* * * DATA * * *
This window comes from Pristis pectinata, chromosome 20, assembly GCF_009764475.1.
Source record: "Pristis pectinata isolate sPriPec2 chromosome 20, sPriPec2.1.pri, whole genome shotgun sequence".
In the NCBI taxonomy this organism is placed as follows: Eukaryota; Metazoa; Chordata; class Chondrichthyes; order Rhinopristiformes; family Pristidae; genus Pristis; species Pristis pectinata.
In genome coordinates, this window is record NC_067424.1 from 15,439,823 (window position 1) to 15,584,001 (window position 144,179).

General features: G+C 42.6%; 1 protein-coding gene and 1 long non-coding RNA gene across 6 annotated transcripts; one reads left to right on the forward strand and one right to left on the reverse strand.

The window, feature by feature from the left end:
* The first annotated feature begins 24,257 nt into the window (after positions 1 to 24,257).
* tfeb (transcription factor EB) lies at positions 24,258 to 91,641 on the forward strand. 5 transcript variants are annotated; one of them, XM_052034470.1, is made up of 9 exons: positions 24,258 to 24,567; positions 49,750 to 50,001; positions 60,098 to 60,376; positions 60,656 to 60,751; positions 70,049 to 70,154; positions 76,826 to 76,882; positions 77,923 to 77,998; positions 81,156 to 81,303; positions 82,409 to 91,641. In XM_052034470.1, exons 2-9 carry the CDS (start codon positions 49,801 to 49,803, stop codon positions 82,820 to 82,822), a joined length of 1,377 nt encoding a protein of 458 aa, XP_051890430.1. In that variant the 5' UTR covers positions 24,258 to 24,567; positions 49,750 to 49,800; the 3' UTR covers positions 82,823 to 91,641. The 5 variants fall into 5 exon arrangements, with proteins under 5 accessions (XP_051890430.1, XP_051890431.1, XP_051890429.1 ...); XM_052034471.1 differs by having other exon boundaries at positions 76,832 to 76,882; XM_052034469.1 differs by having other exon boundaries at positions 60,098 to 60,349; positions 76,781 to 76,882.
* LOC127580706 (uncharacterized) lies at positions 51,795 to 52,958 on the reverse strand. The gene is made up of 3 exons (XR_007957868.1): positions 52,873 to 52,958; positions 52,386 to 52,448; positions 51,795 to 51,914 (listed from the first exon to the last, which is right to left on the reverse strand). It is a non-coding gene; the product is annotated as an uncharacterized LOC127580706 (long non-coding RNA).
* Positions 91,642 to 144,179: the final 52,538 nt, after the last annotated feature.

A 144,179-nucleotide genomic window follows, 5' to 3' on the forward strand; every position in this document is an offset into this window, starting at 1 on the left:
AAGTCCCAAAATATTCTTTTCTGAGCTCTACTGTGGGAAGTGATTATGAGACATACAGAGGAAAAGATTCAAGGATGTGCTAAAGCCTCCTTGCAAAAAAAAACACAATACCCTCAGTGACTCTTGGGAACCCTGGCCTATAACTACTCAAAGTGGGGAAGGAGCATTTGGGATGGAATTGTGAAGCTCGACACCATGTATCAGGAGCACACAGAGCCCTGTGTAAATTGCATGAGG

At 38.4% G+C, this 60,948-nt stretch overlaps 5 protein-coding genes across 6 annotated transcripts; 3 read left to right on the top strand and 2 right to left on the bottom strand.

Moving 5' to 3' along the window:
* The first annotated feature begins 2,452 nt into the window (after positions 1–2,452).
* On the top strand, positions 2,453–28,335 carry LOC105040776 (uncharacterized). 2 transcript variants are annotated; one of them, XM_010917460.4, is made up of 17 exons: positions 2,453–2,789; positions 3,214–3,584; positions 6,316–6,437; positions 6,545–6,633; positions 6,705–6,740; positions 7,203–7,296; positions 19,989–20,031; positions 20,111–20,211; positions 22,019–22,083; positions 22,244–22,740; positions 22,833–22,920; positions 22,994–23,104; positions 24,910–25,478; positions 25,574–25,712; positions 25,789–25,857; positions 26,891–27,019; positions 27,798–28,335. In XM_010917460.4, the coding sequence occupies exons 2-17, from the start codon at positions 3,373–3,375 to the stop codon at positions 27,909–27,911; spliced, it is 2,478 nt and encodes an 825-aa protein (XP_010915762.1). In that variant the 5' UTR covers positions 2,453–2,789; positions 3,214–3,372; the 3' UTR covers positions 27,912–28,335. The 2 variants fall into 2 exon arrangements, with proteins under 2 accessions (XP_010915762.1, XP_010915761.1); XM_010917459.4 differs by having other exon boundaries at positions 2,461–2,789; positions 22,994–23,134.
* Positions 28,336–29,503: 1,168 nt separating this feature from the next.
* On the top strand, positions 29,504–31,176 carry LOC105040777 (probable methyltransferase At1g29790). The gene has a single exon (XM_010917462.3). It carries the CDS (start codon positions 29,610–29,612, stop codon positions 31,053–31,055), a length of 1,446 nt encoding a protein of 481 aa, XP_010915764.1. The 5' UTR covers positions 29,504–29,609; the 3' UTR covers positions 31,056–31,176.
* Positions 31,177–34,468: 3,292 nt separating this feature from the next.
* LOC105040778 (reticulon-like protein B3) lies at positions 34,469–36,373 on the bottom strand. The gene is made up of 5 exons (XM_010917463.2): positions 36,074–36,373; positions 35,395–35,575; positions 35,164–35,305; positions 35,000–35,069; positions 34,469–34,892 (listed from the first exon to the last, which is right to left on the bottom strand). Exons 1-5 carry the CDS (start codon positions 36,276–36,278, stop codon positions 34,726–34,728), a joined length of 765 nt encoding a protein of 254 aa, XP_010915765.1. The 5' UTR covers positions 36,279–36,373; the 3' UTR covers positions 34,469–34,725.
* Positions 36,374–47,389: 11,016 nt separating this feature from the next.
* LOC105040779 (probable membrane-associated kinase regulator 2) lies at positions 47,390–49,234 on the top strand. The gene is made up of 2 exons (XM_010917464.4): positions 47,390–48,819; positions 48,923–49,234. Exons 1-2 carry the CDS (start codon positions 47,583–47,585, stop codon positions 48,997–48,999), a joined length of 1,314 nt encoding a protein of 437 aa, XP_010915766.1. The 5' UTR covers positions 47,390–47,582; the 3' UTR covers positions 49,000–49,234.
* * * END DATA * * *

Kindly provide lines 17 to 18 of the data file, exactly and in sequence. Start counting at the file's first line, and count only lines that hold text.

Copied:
* Positions 28,336–29,503: 1,168 nt separating this feature from the next.
* On the top strand, positions 29,504–31,176 carry LOC105040777 (probable methyltransferase At1g29790). The gene has a single exon (XM_010917462.3). It carries the CDS (start codon positions 29,610–29,612, stop codon positions 31,053–31,055), a length of 1,446 nt encoding a protein of 481 aa, XP_010915764.1. The 5' UTR covers positions 29,504–29,609; the 3' UTR covers positions 31,056–31,176.